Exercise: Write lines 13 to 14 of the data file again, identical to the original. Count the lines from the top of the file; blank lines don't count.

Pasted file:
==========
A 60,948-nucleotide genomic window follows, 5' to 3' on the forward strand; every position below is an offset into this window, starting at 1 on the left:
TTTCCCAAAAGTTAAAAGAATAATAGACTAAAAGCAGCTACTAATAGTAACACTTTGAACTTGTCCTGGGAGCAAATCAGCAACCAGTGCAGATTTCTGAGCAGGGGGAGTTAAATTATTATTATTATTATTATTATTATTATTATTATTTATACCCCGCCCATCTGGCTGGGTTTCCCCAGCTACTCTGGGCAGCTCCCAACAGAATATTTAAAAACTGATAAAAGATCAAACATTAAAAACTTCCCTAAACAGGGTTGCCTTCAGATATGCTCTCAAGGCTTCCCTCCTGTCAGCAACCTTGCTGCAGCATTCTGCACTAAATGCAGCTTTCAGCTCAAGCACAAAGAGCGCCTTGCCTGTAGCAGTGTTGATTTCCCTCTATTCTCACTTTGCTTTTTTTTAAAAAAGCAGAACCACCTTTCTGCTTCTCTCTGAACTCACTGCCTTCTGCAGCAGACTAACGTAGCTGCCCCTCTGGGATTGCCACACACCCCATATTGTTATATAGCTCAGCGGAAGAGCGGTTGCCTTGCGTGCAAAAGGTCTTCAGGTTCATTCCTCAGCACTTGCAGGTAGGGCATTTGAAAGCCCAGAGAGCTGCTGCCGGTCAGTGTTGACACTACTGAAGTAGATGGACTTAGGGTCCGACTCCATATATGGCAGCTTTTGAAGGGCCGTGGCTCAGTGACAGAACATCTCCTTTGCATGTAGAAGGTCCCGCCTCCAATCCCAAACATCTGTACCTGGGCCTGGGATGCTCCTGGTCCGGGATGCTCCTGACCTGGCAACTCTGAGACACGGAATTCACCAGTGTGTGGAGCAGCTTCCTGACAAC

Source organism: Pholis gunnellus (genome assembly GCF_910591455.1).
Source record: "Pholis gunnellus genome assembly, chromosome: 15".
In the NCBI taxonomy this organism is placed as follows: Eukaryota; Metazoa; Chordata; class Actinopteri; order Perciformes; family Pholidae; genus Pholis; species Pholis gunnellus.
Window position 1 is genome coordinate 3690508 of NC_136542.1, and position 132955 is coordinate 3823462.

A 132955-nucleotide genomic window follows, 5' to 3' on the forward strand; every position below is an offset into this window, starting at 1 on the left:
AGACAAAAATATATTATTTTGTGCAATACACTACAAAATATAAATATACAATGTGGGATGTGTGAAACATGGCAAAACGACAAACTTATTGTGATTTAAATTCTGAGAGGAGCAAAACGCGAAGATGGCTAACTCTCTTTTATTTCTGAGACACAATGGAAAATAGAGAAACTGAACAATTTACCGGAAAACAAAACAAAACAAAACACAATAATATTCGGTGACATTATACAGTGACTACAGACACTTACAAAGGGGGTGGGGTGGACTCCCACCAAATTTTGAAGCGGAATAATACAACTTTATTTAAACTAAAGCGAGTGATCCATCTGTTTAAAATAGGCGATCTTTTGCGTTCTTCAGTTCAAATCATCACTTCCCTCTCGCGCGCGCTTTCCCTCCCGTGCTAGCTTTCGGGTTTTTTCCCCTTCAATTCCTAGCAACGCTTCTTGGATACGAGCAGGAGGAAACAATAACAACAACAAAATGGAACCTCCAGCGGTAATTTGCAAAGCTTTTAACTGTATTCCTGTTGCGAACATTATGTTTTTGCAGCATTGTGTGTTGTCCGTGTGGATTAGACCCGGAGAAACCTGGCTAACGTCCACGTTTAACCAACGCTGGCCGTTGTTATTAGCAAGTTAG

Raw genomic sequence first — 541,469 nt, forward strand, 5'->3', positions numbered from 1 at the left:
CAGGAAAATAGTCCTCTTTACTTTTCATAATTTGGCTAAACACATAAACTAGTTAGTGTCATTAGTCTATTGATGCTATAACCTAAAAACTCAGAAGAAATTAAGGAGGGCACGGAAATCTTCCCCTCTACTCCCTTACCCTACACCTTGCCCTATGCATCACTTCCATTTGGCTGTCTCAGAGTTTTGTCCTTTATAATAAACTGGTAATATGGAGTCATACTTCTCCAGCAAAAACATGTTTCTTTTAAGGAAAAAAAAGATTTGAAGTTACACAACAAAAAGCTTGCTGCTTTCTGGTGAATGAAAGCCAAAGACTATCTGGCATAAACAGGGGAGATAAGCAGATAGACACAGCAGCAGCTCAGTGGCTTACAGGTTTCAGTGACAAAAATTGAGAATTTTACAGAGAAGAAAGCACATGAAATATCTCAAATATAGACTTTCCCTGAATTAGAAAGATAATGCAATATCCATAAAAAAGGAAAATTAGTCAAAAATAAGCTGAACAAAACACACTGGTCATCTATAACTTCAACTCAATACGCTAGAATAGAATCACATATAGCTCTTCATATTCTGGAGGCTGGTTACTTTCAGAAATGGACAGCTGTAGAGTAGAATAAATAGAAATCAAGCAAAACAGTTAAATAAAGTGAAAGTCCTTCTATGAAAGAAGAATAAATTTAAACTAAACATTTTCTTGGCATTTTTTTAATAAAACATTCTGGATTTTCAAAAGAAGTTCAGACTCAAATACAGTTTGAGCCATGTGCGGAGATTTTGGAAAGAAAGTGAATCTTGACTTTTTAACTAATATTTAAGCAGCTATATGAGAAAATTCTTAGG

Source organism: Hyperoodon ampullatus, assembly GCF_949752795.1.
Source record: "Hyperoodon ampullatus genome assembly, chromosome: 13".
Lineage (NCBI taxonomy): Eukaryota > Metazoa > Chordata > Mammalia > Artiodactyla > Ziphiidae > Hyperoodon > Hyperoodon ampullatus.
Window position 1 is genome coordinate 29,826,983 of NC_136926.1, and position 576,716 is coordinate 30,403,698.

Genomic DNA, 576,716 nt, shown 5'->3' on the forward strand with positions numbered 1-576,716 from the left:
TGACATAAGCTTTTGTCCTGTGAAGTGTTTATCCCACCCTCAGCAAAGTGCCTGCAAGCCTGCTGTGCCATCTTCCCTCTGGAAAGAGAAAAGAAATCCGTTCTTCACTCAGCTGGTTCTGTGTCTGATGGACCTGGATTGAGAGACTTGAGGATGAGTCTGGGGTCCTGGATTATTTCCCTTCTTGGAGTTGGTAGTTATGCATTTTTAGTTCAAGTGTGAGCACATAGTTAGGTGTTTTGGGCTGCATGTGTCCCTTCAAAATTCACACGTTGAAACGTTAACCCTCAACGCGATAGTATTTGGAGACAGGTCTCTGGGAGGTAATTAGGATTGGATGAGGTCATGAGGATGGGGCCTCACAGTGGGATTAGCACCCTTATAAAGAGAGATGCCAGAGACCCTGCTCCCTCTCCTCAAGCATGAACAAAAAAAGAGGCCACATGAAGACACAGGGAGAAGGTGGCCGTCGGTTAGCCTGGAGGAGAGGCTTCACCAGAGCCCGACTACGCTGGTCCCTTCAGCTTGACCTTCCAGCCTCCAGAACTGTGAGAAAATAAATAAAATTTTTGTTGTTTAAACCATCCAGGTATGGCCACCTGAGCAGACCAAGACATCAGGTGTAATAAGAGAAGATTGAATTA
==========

Lineage (NCBI taxonomy): Eukaryota > Metazoa > Chordata > Mammalia > Artiodactyla > Ziphiidae > Hyperoodon > Hyperoodon ampullatus.
Window position 1 is genome coordinate 29,826,983 of NC_136926.1, and position 576,716 is coordinate 30,403,698.